Gestion Intégrée des Carnivores et des Cervidés: Une Étude de Cas dans le Centre-Ouest du Montana

Translated title of the contribution: Integrated Carnivore-Ungulate Management: A Case Study in West-Central Montana

Kelly M. Proffitt, Robert Garrott, Justin A. Gude, Mark Hebblewhite, Benjamin Jimenez, J. Terrill Paterson, Jay Rotella

    Research output: Contribution to journalArticlepeer-review

    Abstract

    Understanding the effectiveness of harvest regulations to manipulate population abundances is a priority for wildlife managers, and reliable methods are needed to monitor populations. This is particularly true in controversial situations such as integrated carnivore-ungulate management. We used an observational before-after-control-treatment approach to evaluate a case study in west-central Montana, USA, that applied conservative ungulate harvest together with liberalized carnivore harvest to achieve short-term decreases in carnivore abundance and increases in ungulate recruitment. Our study areas included the Bitterroot treatment area and the Clark Fork control area, where mountain lion populations (Felis concolor) were managed for a 30% reduction and for stability, respectively. The goals of the mountain lion harvest were to provide a short-term reduction of mountain lion predation on elk (Cervus canadensis) calves and an increase in elk recruitment, elk population growth rate, and ultimately elk abundance. We estimated mountain lion population abundance in the Bitterroot treatment and Clark Fork control areas before and 4 years after implementation of the 2012 harvest treatment. We developed a multi-strata spatial capture-recapture model that integrated recapture and telemetry data to evaluate mountain lion population responses to harvest changes. Mountain lion abundance declined with increasing harvest in the Bitterroot treatment area from 161 (90% credible interval [CrI] = 104, 233) to 115 (CrI = 69, 173). The proportion of males changed from 0.50 (CrI = 0.33, 0.67) to 0.28 (CrI = 0.17, 0.40), which translated into a decline in the abundance of males, and similar abundances of females (before: males = 80 [CrI = 52, 116], females = 81 [CrI = 52, 117]; after: males = 33 [CrI = 20, 49], females = 82 [CrI = 49, 124]). In the Clark Fork control area, an area twice as large as the Bitterroot treatment area, we found no evidence of changes in overall abundance or proportion of males in the population. The proportion of males changed from 0.42 (CrI = 0.26, 0.58) to 0.39 (CrI = 0.25, 0.54), which translated into similar abundances of males and females (before: males = 24 [CrI = 16, 36], females = 33 [CrI = 21, 39]; after: males = 28 [CrI = 18, 41], females = 44 [CrI = 29, 64]). To evaluate if elk recruitment and population growth rate increased following treatment, we developed an integrated elk population model. We compared recruitment and population growth rate during the 5 years prior to and 5 years following implementation of the mountain lion harvest treatment for 2 elk populations within the Bitterroot treatment area and 2 elk populations within the Clark Fork control area. We found strong evidence that temporal trends differed between the 2 areas. In the Bitterroot treatment area, per capita elk recruitment was stable around an estimated median value of 0.23 (CrI = 0.17, 0.36) in the pre-treatment period (2007–2011), increased immediately after treatment (2013) to 0.42 (CrI = 0.29, 0.56), and then declined to 0.21 (CrI = 0.11, 0.32) in 2017. In contrast, per capita elk recruitment estimates in the Clark Fork control area had similar median values during the pre- (2007–2011: 0.30, CrI = 0.2, 0.35) and post-treatment periods (2013–2017: 0.31, CrI = 0.26, 0.36). These changes in recruitment corresponded to similar changes in elk population growth rate, although population growth rates were also subject to variation due to changing elk harvest. In the Bitterroot treatment area, population growth rates in the pre-treatment period were stable to slightly declining, with an estimated median value of 0.92 (CrI = 0.88, 1.07) in the pre-treatment period (2007–2011). Population growth rate during the post-treatment period increased immediately after treatment (2012: 1.17, CrI = 1.14, 1.20) prior to declining to 1.06 (CrI = 1.04, 1.09) in 2016. In contrast, the median population growth rates were roughly equal in the Clark Fork control area during the pre-treatment period (1.01, CrI = 0.86, 1.09) from 2007 to 2011 and post-treatment period (1.00, CrI = 0.83, 1.15) from 2013 to 2017. Together, these results indicate that the harvest treatment achieved a moderate (i.e., 29%) reduction in mountain lion population abundance within the treatment area that corresponded with short-term increases in elk recruitment and population growth. Elk population demographic responses suggest that the harvest treatment effect was strongest immediately after the mountain lion harvest treatment was implemented and lessened over time as the harvest treatment was reduced. This suggests that the short-term harvest treatment resulted in short-term demographic responses in elk populations, and more sustained harvest treatments would be necessary to achieve longer-term elk population demographic responses. We recommend that wildlife managers seeking to balance carnivore and ungulate population objectives design rigorous carnivore and ungulate population monitoring programs to assess the effects of harvest management programs. Assessing and understanding effects of carnivore harvest management programs will help to set realistic expectations regarding the effects of management programs on carnivore and ungulate populations and allow managers to better design programs to meet desired carnivore and ungulate population objectives.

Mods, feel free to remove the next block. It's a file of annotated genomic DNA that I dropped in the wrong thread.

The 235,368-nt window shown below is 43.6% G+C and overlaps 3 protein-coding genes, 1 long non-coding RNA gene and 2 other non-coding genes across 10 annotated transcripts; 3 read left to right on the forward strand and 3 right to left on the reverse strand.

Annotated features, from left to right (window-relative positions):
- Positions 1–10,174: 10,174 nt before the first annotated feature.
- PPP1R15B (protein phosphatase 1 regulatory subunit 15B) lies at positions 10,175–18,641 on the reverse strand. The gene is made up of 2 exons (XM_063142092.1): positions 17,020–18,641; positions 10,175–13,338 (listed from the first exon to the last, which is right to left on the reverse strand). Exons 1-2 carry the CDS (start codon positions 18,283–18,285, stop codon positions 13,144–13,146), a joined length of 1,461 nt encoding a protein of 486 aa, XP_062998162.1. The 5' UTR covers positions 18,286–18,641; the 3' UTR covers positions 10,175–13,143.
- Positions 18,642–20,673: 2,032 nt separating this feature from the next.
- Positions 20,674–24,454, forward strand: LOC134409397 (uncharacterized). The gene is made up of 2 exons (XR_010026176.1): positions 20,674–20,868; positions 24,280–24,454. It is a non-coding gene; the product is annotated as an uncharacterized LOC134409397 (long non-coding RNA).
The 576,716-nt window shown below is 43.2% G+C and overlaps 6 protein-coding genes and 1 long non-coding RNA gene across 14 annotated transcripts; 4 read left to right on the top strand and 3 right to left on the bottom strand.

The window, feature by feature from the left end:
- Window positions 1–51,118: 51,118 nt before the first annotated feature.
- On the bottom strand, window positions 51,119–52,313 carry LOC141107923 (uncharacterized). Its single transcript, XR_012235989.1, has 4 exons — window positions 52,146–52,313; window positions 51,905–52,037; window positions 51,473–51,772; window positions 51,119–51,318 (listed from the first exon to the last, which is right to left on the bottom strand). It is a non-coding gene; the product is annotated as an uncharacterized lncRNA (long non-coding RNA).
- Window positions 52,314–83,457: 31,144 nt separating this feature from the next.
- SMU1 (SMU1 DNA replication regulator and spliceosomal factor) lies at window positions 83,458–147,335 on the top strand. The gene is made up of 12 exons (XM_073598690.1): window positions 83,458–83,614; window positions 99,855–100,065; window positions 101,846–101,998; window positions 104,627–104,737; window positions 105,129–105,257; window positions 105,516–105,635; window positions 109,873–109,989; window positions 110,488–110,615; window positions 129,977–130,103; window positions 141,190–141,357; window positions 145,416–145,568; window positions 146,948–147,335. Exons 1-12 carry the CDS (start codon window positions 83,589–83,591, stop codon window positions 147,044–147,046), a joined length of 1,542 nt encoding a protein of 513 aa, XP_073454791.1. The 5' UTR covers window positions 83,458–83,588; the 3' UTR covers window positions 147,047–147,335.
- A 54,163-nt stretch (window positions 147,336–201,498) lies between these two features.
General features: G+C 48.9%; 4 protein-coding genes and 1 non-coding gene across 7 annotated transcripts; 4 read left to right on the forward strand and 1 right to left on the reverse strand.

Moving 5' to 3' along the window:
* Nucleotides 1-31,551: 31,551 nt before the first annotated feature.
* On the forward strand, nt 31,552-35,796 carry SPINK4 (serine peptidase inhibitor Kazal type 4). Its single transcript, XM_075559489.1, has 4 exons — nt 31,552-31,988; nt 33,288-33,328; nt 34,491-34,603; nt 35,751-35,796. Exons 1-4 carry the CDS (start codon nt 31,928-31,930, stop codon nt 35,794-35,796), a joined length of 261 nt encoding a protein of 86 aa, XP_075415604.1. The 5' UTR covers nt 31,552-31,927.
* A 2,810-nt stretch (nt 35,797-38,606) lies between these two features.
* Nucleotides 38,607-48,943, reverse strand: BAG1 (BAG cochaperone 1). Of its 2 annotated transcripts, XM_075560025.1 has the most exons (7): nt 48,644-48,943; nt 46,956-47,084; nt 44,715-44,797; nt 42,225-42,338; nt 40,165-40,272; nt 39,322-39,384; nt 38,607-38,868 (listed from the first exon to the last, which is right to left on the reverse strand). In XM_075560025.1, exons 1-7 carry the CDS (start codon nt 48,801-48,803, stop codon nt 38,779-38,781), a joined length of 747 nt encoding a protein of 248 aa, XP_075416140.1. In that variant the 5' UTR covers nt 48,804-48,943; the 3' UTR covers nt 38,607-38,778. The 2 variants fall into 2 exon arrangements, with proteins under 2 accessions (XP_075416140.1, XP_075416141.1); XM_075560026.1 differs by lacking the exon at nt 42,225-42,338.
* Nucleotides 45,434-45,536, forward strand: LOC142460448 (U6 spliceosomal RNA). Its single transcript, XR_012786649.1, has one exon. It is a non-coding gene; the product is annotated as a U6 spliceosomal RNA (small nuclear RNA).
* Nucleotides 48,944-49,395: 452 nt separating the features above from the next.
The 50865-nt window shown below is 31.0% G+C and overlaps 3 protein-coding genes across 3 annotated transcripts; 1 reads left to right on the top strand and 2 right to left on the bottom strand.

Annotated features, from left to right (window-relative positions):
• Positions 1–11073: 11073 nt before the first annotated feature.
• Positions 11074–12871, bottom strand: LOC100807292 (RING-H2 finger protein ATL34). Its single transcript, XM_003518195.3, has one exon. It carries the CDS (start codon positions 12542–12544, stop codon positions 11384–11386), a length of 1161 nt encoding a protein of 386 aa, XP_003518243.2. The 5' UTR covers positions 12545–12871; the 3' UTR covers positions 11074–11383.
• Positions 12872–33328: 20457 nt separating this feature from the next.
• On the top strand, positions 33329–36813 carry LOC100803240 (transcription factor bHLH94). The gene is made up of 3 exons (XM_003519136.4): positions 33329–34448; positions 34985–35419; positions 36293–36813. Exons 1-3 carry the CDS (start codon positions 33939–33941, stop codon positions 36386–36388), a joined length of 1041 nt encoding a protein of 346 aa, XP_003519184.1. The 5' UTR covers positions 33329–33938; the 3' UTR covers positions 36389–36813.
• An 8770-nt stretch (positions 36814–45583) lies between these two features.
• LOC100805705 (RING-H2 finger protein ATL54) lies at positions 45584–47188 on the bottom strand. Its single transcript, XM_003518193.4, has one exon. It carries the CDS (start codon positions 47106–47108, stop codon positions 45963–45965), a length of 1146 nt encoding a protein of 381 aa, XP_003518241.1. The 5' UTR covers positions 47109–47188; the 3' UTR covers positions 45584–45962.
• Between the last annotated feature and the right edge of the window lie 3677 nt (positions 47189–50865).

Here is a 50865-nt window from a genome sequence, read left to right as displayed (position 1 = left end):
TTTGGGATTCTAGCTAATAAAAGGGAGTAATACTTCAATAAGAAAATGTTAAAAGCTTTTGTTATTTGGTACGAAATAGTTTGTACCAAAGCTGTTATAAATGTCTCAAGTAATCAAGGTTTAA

Translated title of the contributionIntegrated Carnivore-Ungulate Management: A Case Study in West-Central Montana
    Original languageSpanish
    Pages (from-to)1-28
    Number of pages28
    JournalWildlife Monographs
    Volume206
    Issue number1
    DOIs
    StatePublished - Nov 2020

    Keywords

    • carnivore management
    • Cervus canadensis
    • elk
    • elk survival
    • hunting
    • population model
    • Puma concolor
    • spatial capture-recapture